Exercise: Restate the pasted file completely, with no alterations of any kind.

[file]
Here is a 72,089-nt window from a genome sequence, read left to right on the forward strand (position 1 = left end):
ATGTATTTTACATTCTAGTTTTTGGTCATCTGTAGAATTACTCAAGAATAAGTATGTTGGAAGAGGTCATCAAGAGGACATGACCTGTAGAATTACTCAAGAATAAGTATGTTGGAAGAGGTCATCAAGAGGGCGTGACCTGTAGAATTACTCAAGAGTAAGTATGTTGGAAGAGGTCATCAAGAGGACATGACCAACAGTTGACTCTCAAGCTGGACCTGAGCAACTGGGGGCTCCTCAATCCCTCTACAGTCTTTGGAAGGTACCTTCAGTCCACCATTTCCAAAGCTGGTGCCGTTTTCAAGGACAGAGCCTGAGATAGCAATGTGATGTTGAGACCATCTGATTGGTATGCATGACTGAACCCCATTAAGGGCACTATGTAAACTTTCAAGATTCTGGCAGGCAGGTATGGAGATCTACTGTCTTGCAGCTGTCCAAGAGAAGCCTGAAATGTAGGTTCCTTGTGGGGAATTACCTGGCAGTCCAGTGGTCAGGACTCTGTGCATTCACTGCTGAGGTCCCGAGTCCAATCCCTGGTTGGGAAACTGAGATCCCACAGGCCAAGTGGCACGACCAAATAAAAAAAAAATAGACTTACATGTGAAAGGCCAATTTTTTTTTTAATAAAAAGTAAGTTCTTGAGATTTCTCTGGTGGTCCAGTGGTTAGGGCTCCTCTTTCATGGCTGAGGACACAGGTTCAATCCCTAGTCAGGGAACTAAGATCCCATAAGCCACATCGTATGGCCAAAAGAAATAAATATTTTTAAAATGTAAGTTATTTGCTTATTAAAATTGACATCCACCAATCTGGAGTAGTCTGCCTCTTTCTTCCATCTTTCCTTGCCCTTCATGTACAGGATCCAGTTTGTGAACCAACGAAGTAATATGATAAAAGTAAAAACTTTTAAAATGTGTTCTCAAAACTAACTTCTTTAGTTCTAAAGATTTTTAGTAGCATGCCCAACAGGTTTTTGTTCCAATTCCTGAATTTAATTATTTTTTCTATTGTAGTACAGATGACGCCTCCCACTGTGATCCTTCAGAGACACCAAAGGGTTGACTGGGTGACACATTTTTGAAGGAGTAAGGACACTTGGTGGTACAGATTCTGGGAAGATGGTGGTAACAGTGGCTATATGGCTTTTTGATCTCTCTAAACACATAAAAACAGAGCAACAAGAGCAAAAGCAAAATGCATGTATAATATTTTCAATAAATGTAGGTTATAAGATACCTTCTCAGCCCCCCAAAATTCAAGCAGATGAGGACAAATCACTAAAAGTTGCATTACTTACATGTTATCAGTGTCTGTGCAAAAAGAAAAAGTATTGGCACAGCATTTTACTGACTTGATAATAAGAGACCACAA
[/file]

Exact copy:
Here is a 72,089-nt window from a genome sequence, read left to right on the forward strand (position 1 = left end):
ATGTATTTTACATTCTAGTTTTTGGTCATCTGTAGAATTACTCAAGAATAAGTATGTTGGAAGAGGTCATCAAGAGGACATGACCTGTAGAATTACTCAAGAATAAGTATGTTGGAAGAGGTCATCAAGAGGGCGTGACCTGTAGAATTACTCAAGAGTAAGTATGTTGGAAGAGGTCATCAAGAGGACATGACCAACAGTTGACTCTCAAGCTGGACCTGAGCAACTGGGGGCTCCTCAATCCCTCTACAGTCTTTGGAAGGTACCTTCAGTCCACCATTTCCAAAGCTGGTGCCGTTTTCAAGGACAGAGCCTGAGATAGCAATGTGATGTTGAGACCATCTGATTGGTATGCATGACTGAACCCCATTAAGGGCACTATGTAAACTTTCAAGATTCTGGCAGGCAGGTATGGAGATCTACTGTCTTGCAGCTGTCCAAGAGAAGCCTGAAATGTAGGTTCCTTGTGGGGAATTACCTGGCAGTCCAGTGGTCAGGACTCTGTGCATTCACTGCTGAGGTCCCGAGTCCAATCCCTGGTTGGGAAACTGAGATCCCACAGGCCAAGTGGCACGACCAAATAAAAAAAAAATAGACTTACATGTGAAAGGCCAATTTTTTTTTTAATAAAAAGTAAGTTCTTGAGATTTCTCTGGTGGTCCAGTGGTTAGGGCTCCTCTTTCATGGCTGAGGACACAGGTTCAATCCCTAGTCAGGGAACTAAGATCCCATAAGCCACATCGTATGGCCAAAAGAAATAAATATTTTTAAAATGTAAGTTATTTGCTTATTAAAATTGACATCCACCAATCTGGAGTAGTCTGCCTCTTTCTTCCATCTTTCCTTGCCCTTCATGTACAGGATCCAGTTTGTGAACCAACGAAGTAATATGATAAAAGTAAAAACTTTTAAAATGTGTTCTCAAAACTAACTTCTTTAGTTCTAAAGATTTTTAGTAGCATGCCCAACAGGTTTTTGTTCCAATTCCTGAATTTAATTATTTTTTCTATTGTAGTACAGATGACGCCTCCCACTGTGATCCTTCAGAGACACCAAAGGGTTGACTGGGTGACACATTTTTGAAGGAGTAAGGACACTTGGTGGTACAGATTCTGGGAAGATGGTGGTAACAGTGGCTATATGGCTTTTTGATCTCTCTAAACACATAAAAACAGAGCAACAAGAGCAAAAGCAAAATGCATGTATAATATTTTCAATAAATGTAGGTTATAAGATACCTTCTCAGCCCCCCAAAATTCAAGCAGATGAGGACAAATCACTAAAAGTTGCATTACTTACATGTTATCAGTGTCTGTGCAAAAAGAAAAAGTATTGGCACAGCATTTTACTGACTTGATAATAAGAGACCACAA